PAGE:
• Recommendation 6: The federal government should explore options for removing from victims with restitution orders in place against federal offenders the burden of pursuing outstanding restitution payments.
    • Recommendation 7: Victims should be able to turn to an oversight body with statutory powers to ensure appropriate and consistent oversight and enforcement of victims’ rights under the Canadian Victims Bill of Rights.
    • Recommendation 8: Victims should have a centralized complaint mechanism regarding alleged breaches of their rights under the Canadian Victims Bill of Rights.
    • Recommendation 9: The Canadian Victims Bill of Rights should include a framework for continuous monitoring, reporting and evaluation.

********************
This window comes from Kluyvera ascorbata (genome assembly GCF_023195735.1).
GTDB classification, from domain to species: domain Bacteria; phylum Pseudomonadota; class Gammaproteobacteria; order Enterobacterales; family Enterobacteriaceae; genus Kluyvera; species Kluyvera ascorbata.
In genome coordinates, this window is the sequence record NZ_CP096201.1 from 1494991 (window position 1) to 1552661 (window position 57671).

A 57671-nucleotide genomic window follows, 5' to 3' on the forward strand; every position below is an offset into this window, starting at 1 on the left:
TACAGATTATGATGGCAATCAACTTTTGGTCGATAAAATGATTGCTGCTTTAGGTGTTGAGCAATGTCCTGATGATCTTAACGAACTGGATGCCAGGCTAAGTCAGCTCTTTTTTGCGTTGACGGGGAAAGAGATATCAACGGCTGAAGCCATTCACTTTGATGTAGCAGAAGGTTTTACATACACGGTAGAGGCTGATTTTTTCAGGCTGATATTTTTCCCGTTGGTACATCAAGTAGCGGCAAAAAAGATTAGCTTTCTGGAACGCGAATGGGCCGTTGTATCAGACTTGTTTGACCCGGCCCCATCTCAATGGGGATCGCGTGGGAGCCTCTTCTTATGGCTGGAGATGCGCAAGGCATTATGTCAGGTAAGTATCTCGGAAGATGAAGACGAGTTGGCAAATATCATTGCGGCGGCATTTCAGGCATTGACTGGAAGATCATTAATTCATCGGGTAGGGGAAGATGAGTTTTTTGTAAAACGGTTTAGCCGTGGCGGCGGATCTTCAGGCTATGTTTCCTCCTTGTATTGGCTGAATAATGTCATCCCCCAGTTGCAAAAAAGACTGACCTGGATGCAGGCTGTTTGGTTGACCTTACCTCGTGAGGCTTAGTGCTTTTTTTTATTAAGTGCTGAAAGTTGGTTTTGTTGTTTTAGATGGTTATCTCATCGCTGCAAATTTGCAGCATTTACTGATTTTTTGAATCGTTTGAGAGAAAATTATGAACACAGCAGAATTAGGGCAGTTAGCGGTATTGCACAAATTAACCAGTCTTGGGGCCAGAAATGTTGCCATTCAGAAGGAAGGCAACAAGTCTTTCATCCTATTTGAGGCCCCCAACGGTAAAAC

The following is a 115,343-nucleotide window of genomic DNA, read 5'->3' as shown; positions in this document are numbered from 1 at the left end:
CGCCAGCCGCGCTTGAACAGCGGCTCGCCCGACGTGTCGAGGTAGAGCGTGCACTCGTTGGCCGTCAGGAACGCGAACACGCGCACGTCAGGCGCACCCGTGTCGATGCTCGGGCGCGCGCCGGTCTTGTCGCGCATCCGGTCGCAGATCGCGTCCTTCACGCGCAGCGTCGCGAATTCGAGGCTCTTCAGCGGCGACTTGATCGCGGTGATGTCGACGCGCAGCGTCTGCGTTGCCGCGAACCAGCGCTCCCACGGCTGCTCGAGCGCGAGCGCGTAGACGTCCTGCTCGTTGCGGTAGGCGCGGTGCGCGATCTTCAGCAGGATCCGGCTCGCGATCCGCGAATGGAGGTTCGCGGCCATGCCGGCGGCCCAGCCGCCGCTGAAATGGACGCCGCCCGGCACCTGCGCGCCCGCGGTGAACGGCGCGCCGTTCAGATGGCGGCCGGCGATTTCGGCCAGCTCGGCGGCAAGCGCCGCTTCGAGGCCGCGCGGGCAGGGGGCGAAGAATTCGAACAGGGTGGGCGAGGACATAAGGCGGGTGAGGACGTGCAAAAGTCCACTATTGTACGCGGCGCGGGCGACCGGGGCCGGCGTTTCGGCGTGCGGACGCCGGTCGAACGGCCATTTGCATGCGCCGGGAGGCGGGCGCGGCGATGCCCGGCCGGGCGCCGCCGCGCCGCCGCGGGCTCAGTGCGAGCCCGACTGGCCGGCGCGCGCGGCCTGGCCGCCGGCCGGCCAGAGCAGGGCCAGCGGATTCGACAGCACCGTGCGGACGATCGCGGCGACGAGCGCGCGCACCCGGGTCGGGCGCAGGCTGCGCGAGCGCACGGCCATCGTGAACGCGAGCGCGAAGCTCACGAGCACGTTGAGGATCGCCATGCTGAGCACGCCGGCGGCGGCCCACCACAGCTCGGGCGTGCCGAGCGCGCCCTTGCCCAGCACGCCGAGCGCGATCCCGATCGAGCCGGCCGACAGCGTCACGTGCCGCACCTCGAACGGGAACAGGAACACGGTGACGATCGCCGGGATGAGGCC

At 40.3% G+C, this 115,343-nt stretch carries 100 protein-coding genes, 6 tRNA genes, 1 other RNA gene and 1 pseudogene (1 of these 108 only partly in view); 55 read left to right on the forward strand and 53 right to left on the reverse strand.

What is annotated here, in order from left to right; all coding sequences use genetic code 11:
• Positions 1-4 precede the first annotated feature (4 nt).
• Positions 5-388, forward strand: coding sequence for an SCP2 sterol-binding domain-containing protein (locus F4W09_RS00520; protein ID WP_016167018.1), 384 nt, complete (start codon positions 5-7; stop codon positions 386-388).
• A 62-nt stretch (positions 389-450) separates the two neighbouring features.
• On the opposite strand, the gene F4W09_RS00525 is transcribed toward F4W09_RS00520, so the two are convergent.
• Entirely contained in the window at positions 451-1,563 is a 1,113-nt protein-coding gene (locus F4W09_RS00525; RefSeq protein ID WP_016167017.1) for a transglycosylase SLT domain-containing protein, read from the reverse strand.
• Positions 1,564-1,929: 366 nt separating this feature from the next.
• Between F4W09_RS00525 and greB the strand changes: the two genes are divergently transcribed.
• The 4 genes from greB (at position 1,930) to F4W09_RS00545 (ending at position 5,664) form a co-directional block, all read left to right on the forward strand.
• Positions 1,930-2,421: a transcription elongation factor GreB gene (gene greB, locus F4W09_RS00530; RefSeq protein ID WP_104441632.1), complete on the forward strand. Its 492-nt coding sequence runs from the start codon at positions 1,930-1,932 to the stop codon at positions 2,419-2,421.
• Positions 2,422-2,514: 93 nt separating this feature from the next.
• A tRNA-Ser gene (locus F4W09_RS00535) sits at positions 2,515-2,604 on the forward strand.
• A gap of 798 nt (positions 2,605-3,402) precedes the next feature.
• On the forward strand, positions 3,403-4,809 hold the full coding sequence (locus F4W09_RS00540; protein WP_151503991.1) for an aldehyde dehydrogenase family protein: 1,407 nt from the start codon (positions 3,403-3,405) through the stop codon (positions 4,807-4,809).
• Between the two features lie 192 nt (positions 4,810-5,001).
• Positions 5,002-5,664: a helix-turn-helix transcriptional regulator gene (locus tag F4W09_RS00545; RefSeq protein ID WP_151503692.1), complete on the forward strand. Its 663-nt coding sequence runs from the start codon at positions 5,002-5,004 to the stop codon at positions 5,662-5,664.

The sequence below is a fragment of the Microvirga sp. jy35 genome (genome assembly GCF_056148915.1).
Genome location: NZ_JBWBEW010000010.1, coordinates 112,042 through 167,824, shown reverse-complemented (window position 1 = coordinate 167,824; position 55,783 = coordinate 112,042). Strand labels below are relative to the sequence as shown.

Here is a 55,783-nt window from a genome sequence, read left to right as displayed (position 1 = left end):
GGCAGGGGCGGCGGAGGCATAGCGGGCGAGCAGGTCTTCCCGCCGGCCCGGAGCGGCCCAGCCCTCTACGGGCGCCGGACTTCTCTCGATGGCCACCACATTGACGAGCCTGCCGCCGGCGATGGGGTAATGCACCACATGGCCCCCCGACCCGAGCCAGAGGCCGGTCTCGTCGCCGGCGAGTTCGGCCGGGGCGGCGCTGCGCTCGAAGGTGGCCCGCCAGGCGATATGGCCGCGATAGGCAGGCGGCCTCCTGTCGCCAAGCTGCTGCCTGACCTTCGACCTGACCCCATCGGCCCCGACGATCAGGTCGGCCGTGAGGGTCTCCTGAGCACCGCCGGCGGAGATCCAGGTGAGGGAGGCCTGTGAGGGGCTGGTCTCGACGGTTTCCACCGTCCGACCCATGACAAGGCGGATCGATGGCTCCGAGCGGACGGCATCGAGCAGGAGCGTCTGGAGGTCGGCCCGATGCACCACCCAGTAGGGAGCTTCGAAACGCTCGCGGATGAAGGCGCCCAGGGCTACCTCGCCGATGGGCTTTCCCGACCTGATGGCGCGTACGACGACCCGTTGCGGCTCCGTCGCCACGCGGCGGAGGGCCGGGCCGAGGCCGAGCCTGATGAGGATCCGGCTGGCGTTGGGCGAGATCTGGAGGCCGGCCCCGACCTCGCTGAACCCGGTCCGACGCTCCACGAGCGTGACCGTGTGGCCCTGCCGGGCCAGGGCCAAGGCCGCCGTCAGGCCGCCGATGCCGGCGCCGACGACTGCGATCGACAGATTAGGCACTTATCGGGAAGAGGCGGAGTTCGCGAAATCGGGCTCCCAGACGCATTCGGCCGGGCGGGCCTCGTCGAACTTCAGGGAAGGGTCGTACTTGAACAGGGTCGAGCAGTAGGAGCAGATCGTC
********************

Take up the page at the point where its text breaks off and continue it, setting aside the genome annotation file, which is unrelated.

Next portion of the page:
• Recommendation 10: Bring victims’ rights within the immigration system in line with victims’ rights within the corrections and conditional release systems.
    • Recommendation 11: Bring victims’ rights under the National Defence Act in line with those under the Canadian Victims Bill of Rights.
    • Recommendation 12: Ensure that the federal strategy against gender-based violence includes targeted measures (e.g., techniques, strategies, partnerships, legislation, and supports for victims) to counter and respond to cyberviolence.
    • Recommendation 13: Undertake efforts to ensure that victims are aware of their right to request information about restorative justice programs. Initiatives aimed at increasing awareness of, and participation in, restorative justice programs should adopt a victim-centred approach, including to be sensitive to the specific needs and concerns of gender-based violence victims, so that victims can make fully informed choices.